“I’m not going to bank on that. Every game is new, and every season is new. As happy as I was with the effort, especially when you step back and look at it – at Vanderbilt, at Indiana, Kansas here, at Connecticut, it’s pretty tough. Notre Dame at a neutral site, at Georgia – certainly early in the year they had their struggles but they were a good team and it’s a rivalry game on the road – Winthrop at a neutral site … that’s seven NCAA Tournament teams and only one of them in this building. So to do what that team did, I’m disappointed in myself that I didn’t give them a chance to show how talented they were because, unfortunately, the way people look at sports today, they look at your record and say we had a bad team. We had a good team; we just had a bad schedule. This year’s team has the potential to play at that same level, but you’ve got to go do it. Playing Kansas to the wire here does nothing for us when we go play Winston-Salem State on Nov. 14. We’ve got to be ready to play. I like what I’ve seen so far in terms of their commitment to conditioning. That track workout we do every fall is not easy. It can be a back-breaker, and those guys came through it nicely.”

On how the transfer of Bassirou Dieng came about

“A friend of mine, the former coach at Norfolk State, Dwight Freeman, gave me a call and said (Dieng) was interested in going to grad school here. Actually, he had already been admitted to grad school here at Georgia Tech. And (Freeman) said if you can get him a waiver, he’d be willing to play. So we looked into it, and I talked to Bobby Jones, the former coach at St. Francis (Pa.), and he gave me some real good reviews on what type of young man he was. Again, he had been admitted on his own. We applied for a waiver from the NCAA, and it was granted.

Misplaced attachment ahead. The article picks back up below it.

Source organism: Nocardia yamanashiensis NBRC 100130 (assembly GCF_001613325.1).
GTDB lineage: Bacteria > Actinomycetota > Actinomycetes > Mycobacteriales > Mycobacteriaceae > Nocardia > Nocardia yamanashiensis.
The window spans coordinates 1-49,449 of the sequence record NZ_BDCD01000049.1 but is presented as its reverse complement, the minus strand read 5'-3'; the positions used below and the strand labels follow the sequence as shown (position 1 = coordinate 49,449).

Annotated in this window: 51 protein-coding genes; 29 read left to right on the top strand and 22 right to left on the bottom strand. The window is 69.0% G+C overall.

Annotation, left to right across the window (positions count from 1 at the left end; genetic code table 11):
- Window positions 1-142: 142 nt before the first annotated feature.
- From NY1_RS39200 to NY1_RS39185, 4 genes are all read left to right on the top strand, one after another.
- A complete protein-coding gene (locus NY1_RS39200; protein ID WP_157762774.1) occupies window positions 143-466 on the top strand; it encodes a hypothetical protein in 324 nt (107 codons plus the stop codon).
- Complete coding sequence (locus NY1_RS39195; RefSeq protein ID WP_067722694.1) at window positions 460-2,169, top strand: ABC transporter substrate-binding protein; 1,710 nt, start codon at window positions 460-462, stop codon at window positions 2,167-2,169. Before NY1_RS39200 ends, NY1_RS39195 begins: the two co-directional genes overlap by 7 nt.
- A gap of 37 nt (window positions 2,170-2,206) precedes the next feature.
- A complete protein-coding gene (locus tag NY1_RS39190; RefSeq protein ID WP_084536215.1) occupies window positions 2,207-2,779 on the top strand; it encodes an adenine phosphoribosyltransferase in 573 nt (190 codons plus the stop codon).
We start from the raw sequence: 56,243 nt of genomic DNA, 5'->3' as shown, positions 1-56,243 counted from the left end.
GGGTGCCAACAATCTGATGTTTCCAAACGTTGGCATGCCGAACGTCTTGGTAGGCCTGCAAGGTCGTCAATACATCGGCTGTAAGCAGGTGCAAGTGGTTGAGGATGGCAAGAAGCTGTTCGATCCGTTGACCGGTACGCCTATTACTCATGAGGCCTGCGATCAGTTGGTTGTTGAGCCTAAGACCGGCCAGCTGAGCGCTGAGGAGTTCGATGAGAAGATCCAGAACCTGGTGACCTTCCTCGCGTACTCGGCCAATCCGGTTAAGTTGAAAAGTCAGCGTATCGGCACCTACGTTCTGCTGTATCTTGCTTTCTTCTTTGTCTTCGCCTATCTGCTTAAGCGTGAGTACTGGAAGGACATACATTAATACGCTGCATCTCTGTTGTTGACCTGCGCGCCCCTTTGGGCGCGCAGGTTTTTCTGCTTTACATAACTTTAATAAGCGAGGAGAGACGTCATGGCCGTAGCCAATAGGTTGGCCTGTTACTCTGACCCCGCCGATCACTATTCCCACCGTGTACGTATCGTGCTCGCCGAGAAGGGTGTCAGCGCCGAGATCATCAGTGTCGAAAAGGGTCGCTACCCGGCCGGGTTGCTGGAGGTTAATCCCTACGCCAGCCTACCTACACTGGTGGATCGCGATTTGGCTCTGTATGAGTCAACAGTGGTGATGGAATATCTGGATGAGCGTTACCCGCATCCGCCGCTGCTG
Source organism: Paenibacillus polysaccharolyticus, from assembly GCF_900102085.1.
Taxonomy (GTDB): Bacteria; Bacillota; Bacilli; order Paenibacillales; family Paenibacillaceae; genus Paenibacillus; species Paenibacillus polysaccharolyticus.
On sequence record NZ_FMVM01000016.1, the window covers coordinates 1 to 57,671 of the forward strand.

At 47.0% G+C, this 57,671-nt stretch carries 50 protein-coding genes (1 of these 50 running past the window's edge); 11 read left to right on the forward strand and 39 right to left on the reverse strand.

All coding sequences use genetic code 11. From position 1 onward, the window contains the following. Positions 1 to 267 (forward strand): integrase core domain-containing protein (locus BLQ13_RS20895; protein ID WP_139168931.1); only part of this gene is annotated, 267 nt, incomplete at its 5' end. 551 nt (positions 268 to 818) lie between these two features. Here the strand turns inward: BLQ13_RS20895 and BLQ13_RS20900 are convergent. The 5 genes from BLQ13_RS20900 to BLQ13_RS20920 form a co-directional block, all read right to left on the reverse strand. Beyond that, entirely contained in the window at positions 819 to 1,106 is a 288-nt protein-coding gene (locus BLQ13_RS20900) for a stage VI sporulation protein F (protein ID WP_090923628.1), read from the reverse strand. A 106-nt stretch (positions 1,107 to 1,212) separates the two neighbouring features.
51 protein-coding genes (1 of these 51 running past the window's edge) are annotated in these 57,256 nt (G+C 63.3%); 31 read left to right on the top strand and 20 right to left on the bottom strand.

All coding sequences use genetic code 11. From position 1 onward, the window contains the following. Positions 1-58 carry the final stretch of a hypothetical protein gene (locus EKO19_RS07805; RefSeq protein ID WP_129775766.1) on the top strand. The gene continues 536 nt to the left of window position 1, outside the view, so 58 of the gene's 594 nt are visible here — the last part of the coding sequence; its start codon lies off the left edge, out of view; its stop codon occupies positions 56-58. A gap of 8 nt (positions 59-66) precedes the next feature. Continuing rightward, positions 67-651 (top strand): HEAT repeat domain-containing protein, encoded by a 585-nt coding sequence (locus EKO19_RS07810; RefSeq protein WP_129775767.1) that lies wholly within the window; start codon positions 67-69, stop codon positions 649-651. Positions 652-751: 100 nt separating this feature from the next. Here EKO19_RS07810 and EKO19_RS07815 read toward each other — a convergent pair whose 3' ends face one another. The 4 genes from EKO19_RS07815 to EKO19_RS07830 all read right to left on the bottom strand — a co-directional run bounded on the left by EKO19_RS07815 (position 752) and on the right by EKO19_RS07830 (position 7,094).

“How much he can help us this year, I’m not sure. He’s a very good shooter. He’s very athletic. His size can be a problem on the boards, but he’s quick off the floor. We’re not going to have a guy like Alvin Jones who can get 10 rebounds a game, or a Jeremis Smith who is so physically strong he can get eight or nine rebounds. This will be a team rebounding unit, kind of like we had three or four years ago. Luke (Schenscher) wasn’t a guy who got a lot of rebounds, but he boxed out really well. Those teams some times can be the best running teams, get out in transition. I’ve got really high hopes for our bigs and how productive they can be this year.”

On what kind of player Iman Shumpert is

“Unselfish player, combo guard, shoots it pretty well. He’s got a lot to learn about how hard you have to play and how tight you have to play. He’s a little loose with the ball right now. I think our older guys have already tried to tell him, when practice starts and you let loose of the ball, it may not be as fun an experience. He’s talented, but he’s got some things to learn.

On D’Andre Bell playing point guard at times this year

“We’ll see. I hope we can keep him on the wing where he can get to the basket and shoot it pretty well. I’d like to see Moe (Miller) and Iman (Shumpert) play the point exclusively.”

On Miller and Shumpert playing together

“You could see some of that.”